Malcolm Gladwell's book "Outliers" speaks about the "10,000-hour rule" that suggests "practice is the essence of genius" to master a discipline.
Local radio legend Dwayne Fischer, better known as DJ Prince Ice for WWDM (The Big DM), has been a staple in Columbia, recently celebrating 30 years and he likely surpassed the ten thousand hour rule during the Regan administration.
In my book, he may well be a genius in his craft. And more than that Prince Ice has been a fixture and a part of the fabric of Black Columbia during those three decades.
Landmarks associated with hip-hop are hard to come by, and three decades of relevance is even more challenging. I begin to ask myself: Do I remember the first time I heard Prince Ice?
I don't have an answer because he's been such a part of my life. It's like asking the first time you met your favorite cousin. It's family. They've always been around.
I remember being a 16-year-old intern at the Big DM and being met with open arms and respect (even though interning at 16, I was probably nervous and crappy at my job). And I also remember Prince Ice being the first person to play a song of mine on the radio and even allowing my rapping partner Tye and I at the time to speak on the air.
If there's one thing I've learned over the years with writing columns, it's similar to radio.
I may take for granted that my name is in the paper weekly, but if I write about someone who has never had their names mentioned in print, it becomes a monumental moment for them. That's what happened when I told my family to listen to me on the radio for the first time.
If anything, Prince Ice's most significant contribution to the arts scene in Columbia was his unwavering love for the city.
He genuinely wanted Columbia to win and gave opportunities to many. When I began doing shows as a deadlocked, hairless face young rapper, he opted to be my DJ. It may not sound like a big deal now because everyone's auntie with a controller is a DJ (and I'm one myself), but 20 years ago, the term held weight, and Ice was as popular then as he is now. For me, having him spin is like having Jay-Z throw a verse on one of my songs.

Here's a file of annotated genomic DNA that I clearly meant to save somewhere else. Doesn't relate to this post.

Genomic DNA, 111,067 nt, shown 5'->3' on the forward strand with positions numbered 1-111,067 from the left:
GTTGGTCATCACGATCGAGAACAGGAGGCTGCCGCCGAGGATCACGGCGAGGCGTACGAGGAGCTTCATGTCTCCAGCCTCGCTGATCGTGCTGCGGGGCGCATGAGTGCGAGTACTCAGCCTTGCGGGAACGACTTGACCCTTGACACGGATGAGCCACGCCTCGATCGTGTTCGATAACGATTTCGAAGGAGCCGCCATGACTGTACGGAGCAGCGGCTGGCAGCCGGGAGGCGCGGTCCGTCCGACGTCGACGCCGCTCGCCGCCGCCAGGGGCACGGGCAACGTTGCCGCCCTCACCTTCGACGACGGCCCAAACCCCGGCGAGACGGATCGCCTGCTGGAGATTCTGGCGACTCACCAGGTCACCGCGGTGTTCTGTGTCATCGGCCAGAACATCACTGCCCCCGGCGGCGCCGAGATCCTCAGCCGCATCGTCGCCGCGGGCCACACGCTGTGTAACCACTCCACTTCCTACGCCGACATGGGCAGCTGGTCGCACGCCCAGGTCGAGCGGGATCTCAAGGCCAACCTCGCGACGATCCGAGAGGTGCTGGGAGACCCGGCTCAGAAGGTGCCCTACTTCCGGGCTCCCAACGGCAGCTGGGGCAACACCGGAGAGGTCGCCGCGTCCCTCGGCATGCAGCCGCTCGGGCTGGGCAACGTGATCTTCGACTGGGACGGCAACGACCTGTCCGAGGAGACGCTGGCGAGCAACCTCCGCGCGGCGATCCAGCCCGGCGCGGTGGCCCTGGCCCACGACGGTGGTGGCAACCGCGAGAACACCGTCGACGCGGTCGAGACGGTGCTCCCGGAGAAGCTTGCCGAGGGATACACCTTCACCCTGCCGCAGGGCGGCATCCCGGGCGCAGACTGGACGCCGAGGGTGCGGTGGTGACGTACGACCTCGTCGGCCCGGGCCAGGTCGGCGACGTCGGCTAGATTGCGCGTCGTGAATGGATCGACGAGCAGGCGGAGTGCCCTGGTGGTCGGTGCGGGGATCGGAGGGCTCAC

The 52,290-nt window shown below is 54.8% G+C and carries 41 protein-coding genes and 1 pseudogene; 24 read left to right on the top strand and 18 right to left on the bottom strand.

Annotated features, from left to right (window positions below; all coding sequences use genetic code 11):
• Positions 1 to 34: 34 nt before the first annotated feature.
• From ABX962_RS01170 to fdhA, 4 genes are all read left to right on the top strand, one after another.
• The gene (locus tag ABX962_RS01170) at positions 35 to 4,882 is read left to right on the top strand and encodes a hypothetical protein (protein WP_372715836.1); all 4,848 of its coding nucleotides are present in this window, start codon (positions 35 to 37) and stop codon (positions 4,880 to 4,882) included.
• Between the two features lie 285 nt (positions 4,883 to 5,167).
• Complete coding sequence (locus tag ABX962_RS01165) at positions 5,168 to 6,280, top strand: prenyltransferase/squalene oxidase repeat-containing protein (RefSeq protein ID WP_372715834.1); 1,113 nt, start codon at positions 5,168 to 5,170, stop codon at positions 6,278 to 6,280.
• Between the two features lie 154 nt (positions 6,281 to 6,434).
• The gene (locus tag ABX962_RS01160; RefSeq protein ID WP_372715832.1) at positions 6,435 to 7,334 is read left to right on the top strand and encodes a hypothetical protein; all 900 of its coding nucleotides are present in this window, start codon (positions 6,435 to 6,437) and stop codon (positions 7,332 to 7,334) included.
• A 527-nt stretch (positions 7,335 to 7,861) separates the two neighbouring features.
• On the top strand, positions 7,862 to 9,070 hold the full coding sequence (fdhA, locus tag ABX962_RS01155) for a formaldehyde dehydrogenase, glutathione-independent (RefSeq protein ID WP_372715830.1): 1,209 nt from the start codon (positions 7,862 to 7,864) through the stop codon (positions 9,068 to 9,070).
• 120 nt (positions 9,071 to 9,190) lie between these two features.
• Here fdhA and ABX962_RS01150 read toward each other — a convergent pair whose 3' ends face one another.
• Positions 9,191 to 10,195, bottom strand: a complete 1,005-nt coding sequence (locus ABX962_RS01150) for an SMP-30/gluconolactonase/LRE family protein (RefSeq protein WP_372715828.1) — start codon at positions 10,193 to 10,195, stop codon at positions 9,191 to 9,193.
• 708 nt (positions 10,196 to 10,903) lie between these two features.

It's pretty clear who benefits the most out of that.
I hit up some close DJ friends and asked them, "What are some of your fondest memories of Prince Ice"?
Fellow Columbia based DJ Liv said, "He allowed me to do intros on his radio show several times and was the plug for me getting a gig at the DM."
"He took me on the road with him when he DJ'd to show me what a consummate DJ looks like! He had me tuned in every Friday night for Club 101," DJ Liv continued. "That dude has played a major role in my hip-hop life."
If you have never been to a party Prince Ice has rocked, then you're missing out. He would jokingly tell me he can battle anyone with the wax or digital controllers, and you would be a fool to test him on that ('cause ya know, he's well over that 10,000-hour thing).
The biggest thing about Prince Ice that I don't think many would mention in the field of local celebrity and entertainment is this: He's an incredibly faith-based man that in my decades of knowing him, I have never heard him curse (he can't say that when it comes to me).
I've never seen him without a smile or just genuinely focused on making others feel good when he sees them.
Sometimes I feel that words can fall short when acknowledging people for their work, but anyone in this city reading this not only will agree with this but probably have a story of their own.
Every DJ has a drop on the radio. During a mix, you may hear, "DJ Prince Ice! The living legend!" All my years, I've never heard anyone dispute that claim. We salute you.